Wearing a mask, a little shameful pleasure

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Michael now walks in the street like a “happy ghost freed from all anguish”. The obligation to wear a mask in public places, introduced by the authorities to curb the spread of the coronavirus, facilitates his daily life as an introvert. “In fact, under the mask, I find a refuge making urban life smoother, I walk around without having to get involved in the image that I send back”, says the thirty-something.

Like him, many people secretly appreciate this piece of tissue that covers the mouth and nose, contrary to the general feeling. Broadcast on social networks, our call for testimonials on the positive aspects of the health measure triggered an epidermal reaction. The mask scratches, misting the glasses, slows down social interactions, symbolizes an endless health crisis. “The pandemic has imposed this habit in Switzerland in the general annoyance to the point that it becomes for me a guilty pleasure”, adds Michael, who reduced his social anxiety.

“Anti-harassment shield”

There are many reasons for this shameful well-being, from practical convenience to psychological reasons. The historian Alain-Jacques Tornare confides having difficulty in parting from the mask, even on the steep slope that leads to his home, which always surprises his relatives. “This will sound unusual to you, but I feel a bit like naked after taking it off and almost embarrassed.” I will regret it a lot when it is no longer compulsory! ” he says. “In a time when we are under significant stress, masks can offer us a respite from what occupies our mind in public. We have more freedom to meditate or think about what we want, ”says Kathryn Stamoulis, educational psychologist and mental health counselor in New York City, interviewed by BBC.

The mask also makes it possible to disappear in an urban public space most often designed for men. Several women testify to their feeling of insecurity and the usefulness of the mask in certain uncomfortable situations. For Eva, a 23-year-old student living in Geneva, this piece of fabric becomes an “anti-harassment shield”. “To get home, I have to go through a pretty nasty street, especially at nightfall. Sometimes I got hailed by funny numbers that never seem to leave their corner. I never found myself in danger, but it is not pleasant and it has already happened to me to be followed for a small distance, deplores the young woman. I have noticed that when I put on the mask, I am much less challenged. I don’t know if this is due to the concealment of expressions or the inability to assess whether the face behind the mask is worth the effort. ” The absence of hugs also satisfies some people, like Macha: “The kiss is no longer compulsory. If this practice could disappear, what a relief for females. “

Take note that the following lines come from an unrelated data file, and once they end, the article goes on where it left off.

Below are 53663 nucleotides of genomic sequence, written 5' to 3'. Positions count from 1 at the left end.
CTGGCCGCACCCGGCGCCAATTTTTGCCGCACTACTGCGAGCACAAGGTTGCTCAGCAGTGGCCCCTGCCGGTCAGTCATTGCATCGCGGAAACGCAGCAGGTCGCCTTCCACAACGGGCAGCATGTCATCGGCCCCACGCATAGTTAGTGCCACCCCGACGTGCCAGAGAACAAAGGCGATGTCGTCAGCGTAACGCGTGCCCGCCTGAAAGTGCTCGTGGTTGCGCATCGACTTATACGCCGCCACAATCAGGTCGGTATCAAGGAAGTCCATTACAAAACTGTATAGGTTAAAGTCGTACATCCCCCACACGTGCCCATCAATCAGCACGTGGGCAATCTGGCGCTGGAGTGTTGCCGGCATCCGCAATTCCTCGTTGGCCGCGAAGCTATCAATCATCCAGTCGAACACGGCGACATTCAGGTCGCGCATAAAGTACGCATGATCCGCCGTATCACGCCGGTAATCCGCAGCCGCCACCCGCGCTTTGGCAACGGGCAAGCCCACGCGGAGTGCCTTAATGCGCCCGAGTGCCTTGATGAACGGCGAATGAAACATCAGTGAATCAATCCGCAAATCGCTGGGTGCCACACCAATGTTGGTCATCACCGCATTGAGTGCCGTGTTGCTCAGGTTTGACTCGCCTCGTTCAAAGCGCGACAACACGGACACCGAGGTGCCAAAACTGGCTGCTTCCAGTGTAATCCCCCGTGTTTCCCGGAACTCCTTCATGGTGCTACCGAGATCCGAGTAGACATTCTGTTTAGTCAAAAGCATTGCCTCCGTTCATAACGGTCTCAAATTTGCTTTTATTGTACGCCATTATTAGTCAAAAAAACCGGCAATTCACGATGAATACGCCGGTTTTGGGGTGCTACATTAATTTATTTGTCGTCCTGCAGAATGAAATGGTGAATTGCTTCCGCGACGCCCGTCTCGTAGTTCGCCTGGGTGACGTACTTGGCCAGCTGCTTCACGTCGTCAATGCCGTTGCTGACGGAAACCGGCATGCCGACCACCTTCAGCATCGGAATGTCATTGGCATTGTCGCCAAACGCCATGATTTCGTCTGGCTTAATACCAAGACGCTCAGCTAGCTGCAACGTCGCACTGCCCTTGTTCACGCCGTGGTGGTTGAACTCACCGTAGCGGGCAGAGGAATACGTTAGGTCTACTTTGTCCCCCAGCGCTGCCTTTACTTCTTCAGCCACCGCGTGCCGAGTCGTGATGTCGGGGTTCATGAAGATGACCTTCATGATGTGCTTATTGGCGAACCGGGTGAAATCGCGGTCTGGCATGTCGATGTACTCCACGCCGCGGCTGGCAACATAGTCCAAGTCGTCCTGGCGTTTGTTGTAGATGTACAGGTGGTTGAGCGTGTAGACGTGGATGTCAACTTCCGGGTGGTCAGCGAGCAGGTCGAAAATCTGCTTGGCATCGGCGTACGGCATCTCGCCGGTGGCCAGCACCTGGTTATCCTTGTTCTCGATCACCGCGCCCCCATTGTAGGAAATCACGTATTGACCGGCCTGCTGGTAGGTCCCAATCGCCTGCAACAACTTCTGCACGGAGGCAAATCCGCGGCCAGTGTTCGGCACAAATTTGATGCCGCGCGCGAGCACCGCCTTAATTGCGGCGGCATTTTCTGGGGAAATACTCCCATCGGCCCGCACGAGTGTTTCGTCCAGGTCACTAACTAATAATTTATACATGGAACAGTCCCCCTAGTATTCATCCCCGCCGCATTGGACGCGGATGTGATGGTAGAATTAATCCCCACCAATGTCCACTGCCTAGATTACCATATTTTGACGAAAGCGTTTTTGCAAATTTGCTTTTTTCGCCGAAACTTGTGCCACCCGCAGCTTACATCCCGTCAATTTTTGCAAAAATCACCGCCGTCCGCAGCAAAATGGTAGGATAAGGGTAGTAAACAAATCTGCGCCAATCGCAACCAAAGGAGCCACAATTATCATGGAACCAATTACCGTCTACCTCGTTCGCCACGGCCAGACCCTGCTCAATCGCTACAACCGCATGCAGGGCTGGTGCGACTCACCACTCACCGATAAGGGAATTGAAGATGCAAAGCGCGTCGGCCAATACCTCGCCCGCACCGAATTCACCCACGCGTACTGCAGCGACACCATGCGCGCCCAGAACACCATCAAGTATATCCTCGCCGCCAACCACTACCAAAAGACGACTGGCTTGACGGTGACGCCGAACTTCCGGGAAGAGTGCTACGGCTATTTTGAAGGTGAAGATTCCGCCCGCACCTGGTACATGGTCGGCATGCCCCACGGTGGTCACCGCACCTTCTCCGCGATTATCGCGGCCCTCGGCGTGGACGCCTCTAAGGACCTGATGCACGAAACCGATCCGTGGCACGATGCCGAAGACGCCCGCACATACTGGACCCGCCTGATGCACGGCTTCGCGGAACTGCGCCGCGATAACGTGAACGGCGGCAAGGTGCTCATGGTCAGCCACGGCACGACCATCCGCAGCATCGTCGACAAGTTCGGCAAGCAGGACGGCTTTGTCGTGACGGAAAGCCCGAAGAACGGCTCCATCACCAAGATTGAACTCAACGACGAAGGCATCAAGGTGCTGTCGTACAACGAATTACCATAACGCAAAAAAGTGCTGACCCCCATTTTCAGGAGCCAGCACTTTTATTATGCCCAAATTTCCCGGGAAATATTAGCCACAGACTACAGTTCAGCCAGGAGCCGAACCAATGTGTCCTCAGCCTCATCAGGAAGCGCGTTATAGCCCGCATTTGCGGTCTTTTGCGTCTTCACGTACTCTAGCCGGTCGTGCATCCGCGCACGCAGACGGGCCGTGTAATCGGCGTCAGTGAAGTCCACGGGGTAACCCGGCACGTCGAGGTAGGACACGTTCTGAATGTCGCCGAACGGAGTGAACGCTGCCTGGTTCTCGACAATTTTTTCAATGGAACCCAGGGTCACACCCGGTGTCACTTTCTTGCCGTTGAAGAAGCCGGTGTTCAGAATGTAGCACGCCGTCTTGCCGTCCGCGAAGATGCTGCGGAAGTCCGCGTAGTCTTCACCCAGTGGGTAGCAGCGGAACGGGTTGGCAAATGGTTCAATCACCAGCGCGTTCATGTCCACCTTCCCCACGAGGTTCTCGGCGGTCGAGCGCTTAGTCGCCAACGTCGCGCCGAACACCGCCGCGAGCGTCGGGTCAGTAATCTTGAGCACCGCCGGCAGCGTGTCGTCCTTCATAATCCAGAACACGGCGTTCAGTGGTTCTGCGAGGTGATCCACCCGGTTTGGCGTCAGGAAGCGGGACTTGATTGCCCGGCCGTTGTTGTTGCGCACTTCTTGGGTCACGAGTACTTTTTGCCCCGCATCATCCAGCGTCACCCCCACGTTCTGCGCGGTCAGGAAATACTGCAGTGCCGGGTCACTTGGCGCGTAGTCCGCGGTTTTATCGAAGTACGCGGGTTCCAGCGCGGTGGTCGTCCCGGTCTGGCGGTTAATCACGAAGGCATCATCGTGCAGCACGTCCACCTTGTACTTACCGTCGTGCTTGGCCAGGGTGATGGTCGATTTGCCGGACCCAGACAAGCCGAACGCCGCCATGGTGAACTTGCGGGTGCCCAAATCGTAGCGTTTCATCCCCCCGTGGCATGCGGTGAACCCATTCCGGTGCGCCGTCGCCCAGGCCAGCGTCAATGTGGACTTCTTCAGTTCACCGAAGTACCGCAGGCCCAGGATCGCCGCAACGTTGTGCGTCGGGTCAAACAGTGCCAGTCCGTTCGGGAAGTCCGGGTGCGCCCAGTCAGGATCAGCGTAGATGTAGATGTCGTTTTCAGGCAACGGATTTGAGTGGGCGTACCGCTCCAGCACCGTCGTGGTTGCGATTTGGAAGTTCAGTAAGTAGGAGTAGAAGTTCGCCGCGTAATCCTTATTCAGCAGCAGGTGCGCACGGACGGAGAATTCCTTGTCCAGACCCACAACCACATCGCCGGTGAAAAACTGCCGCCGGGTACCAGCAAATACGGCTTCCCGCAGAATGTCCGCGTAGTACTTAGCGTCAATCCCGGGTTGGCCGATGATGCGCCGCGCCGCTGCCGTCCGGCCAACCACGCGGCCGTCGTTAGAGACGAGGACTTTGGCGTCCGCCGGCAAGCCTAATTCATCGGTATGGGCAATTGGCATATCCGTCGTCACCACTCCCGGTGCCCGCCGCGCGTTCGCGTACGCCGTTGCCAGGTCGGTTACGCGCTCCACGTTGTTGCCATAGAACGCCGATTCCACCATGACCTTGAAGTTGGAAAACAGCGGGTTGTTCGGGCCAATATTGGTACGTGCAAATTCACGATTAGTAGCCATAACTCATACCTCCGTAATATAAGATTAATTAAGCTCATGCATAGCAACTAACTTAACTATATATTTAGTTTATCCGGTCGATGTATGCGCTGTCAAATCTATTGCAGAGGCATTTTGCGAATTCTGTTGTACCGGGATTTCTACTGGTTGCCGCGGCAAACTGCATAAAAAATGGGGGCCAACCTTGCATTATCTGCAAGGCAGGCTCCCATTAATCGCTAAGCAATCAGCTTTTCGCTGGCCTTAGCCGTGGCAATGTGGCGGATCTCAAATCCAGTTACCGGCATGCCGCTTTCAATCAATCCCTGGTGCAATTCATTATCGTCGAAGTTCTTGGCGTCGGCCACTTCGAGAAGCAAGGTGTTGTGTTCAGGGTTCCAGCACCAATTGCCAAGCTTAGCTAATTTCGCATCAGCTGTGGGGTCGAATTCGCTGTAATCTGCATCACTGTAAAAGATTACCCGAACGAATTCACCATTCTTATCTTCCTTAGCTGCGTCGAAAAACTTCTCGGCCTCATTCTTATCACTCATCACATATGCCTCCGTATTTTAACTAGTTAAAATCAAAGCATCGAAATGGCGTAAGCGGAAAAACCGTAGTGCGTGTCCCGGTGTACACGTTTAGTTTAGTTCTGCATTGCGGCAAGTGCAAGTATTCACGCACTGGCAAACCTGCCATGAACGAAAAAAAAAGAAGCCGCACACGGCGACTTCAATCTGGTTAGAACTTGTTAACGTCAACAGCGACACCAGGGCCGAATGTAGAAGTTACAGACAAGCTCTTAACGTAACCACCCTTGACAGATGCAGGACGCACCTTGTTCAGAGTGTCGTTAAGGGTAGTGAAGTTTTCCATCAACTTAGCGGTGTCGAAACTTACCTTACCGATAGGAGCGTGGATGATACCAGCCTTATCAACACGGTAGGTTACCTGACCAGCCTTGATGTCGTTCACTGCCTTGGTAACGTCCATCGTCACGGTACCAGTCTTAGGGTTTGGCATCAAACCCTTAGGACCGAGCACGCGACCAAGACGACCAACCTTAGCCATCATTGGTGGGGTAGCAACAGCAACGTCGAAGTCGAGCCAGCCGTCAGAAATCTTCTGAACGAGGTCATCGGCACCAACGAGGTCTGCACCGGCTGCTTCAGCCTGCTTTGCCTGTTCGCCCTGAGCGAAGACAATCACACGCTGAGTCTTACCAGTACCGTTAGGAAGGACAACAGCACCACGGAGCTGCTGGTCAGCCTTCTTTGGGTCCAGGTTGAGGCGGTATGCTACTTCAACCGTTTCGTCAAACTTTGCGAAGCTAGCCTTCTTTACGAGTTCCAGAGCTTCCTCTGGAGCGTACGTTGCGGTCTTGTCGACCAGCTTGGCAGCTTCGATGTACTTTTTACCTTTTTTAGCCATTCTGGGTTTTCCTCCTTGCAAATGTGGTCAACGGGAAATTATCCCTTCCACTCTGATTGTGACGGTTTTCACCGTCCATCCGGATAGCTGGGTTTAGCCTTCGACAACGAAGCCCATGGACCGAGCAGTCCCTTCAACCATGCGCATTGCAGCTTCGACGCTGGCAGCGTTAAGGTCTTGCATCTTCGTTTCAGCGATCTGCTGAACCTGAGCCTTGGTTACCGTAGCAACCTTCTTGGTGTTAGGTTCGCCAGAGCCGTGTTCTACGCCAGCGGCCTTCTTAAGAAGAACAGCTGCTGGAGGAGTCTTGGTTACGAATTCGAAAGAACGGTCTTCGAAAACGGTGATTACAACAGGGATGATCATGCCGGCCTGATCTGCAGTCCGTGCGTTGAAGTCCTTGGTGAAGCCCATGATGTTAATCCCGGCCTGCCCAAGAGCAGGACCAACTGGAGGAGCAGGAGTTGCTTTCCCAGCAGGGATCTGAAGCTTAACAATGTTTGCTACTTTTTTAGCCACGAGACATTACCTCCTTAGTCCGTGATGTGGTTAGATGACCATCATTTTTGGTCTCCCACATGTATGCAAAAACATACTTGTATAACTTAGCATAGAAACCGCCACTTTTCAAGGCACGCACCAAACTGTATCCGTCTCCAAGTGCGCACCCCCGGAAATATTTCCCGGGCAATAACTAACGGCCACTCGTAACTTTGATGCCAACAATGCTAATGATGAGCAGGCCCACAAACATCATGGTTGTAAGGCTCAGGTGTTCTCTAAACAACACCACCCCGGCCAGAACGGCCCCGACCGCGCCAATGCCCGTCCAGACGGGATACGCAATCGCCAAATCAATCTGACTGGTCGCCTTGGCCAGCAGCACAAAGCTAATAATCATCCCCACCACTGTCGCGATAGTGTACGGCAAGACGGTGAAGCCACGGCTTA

Cracked appearance standards

In a society attentive to aesthetics, part of the population appreciates the relaxation of standards of appearance. Some people give up makeup or their shaving habits, saving time, stress and money. Others take advantage of the period to hunt their complexes. “I’m happy to wear the mask,” smiles Audrey. Aged 30, the Genevoise has embarked on an orthodontic treatment that she did not want to start in full professional life. “My mother was opposed to braces during my teenage years and when you become an adult, wearing one undermines you, it tends to rejuvenate you a little,” she judges.

An unexpected freedom that is also found among professionals in the tertiary sector, accustomed to displaying a smile in front of customers. Today, that possible emotional burden is easing. “For my part, I made myself a mask with the image of my small business, so I wear it proudly and without restraint whenever it is necessary to wear it. This obligation allows some to create a distance that was not possible when we could distinguish all the facial features in the interlocutor, ”says Raphaël Weisskopf, craftsman handyman in Nyon.

What will happen once the pandemic is behind us? Should we be wary of this adaptation mechanism? Will we be irritated by the constant social demands? Kathryn Stamoulis is reassuring: “I don’t think it’s necessarily good for years and years, in terms of development and emotional connections, but during this time of widespread distress and anxiety, it can, for some people. , be a comfort. ”